We try to bring a bit less garage and a bit more rock to a self‑recorded production with a retro feel.
What makes a mix sound warm? Ask a hundred engineers and you'll probably get a hundred different answers. Many of these will probably involve saturation and distortion, but my own feeling is that distortion alone doesn't usually have the required effect. A more fundamental part of the equation, to me, is the overall balance of frequencies that a recording presents to the listener. Most of the recordings we think of as sounding warm do so because the overall focus is squarely on the mid‑range, with high frequencies being less prominent.
Back in the '60s, this sort of mid‑range focus was almost forced upon recording engineers. Even if they had had the technology to capture very high and very low frequencies faithfully, it would have been wasted on the replay systems of the day. Tape machines attenuated high end significantly, especially when submixes were bounced to conserve track counts. Microphones of the time did not tend to have the sort of fierce high‑frequency lift you find in many of today's project‑studio capacitor mics, and they were typically employed at greater distances from the sources.
To my mind, then, 'vintage warmth' is mainly a product of overall spectral balance. True, some recordings from the '60s do exhibit obvious distortion, and with the right source, saturation can contribute to the impression of warmth by thickening up the mid‑range. However, if there is already lots of treble content in the source, applying distortion can quickly make the top end harsh and gritty — the very opposite of warmth.
This point was readily apparent in some of the source tracks for this month's Mix Rescue. Othmar Schönafinger is a project studio owner who, true to the garage‑rock spirit, likes to work as fast as possible, committing his recordings to disk before inspiration fades. With his self‑recorded track 'Oh Boy', he had been looking for a modern sound with a bit of '60s garage‑rock warmth, but what he had ended up with sounded too much like a demo, being — in his words — "muddy and crowded”.
It's often the case that mixing challenges result from arrangement issues as well as recording problems, but on downloading the multitrack, I was pleased to find that this was definitely not the case here. As well as drums, Othmar had tracked acoustic and electric guitars, electric bass, Farfisa organ, tambourine, shaker, and lead and backing vocals. Everything had a clearly defined musical role, there were no serious tuning problems, and all the different instruments stayed nicely out of each other's way. So far, so good.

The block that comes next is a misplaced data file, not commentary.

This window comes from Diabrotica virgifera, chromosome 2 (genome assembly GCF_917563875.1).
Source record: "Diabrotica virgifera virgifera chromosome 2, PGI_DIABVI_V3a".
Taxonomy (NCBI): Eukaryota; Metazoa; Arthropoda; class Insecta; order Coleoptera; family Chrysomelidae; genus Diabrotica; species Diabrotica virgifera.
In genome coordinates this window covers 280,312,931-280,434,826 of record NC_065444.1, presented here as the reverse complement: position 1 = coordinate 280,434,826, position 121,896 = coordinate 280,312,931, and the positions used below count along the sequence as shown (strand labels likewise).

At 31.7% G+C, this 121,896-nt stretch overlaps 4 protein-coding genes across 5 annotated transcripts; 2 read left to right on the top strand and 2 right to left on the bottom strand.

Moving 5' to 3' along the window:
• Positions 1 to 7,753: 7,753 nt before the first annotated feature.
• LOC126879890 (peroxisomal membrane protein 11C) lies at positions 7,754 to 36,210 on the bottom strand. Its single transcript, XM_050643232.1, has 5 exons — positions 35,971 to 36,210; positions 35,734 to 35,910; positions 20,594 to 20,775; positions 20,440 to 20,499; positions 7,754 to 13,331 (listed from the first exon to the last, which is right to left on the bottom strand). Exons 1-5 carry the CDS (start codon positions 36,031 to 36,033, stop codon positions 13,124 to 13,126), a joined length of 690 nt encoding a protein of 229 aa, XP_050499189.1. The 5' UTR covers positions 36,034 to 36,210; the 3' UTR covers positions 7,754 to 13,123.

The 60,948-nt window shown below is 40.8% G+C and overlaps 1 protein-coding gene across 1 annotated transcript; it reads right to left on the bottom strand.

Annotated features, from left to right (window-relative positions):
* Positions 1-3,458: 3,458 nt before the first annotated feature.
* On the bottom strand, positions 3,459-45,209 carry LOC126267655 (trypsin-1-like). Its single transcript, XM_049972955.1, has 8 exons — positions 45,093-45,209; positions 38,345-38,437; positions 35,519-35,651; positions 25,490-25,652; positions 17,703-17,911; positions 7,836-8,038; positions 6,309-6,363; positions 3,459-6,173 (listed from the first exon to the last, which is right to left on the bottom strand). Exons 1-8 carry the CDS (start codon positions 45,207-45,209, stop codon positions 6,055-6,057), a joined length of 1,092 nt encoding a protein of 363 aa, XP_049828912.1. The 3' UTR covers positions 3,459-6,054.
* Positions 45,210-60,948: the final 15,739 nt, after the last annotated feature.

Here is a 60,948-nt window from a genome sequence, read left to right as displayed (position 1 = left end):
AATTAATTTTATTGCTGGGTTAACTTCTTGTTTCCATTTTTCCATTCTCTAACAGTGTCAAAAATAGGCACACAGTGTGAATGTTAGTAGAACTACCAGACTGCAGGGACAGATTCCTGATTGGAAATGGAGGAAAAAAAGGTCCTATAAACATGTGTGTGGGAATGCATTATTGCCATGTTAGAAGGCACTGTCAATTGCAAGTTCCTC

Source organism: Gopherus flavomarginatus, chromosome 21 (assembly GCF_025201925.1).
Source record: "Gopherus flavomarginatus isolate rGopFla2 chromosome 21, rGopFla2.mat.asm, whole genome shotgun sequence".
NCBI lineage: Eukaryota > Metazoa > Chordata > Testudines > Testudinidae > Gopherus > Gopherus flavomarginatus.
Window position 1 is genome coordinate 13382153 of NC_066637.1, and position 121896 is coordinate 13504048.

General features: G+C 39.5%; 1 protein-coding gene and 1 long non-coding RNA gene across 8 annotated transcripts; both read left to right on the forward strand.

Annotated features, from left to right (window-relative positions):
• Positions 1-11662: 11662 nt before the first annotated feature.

Othmar himself suspected that the roots of the mix problems lay in his haste to get the song tracked as quickly as he could. The drums had been tracked with an experimental miking arrangement he'd put together on the spur of the moment, and as no other drummer had been available, Othmar had played the kit, heavily editing the results in Logic to create a rhythm track over which other parts had later been overdubbed. And, as he'd warned, the drum tracks were indeed a bit of a mess. The bass‑drum sound was feeble and beset with spill from the other drums; and while the top snare mic sounded pretty good, the under‑snare mic was badly clipped. There were no close mics on the toms, and rather than use a stereo pair of overheads, Othmar had set up three separate mics in different positions around the kit. These consisted of a mono overhead, a ribbon mic to pick up room ambience, and a Shure 55 'Elvis' dynamic mic between the kick and snare drum.
The last two were pretty lo‑fi, and although they had the potential to sound quite cool in a supporting role, it was clear that the main presentation of the kit would need to come from the overhead mic. You'd expect that recording an obscure omnidirectional dynamic mic from the former East Germany through a valve preamp would give you warmth in spades, but the reality was rather different. The mic itself obviously had a very crisp treble response, and the additional saturation added by the preamp made things pretty harsh and aggressive. Othmar's editing had also introduced some awkward level jumps and suspicious transient spikes, but he was unable to track down the unedited drum takes, so I was stuck with what we had.
The lead vocal had, likewise, been recorded with a bright capacitor mic (in this case a Rode NT2A), and once again, the additional harmonic content added by a valve preamp had made it sound edgy. The acoustic guitar parts too were recorded using a capacitor mic through a valve preamp, and on top of that, had been played aggressively and miked a little too close, yielding boomy low‑mids and a harsh top end. By contrast, Othmar had recorded his Vox AC15 guitar amp with a ribbon mic, and the electric guitars sounded great.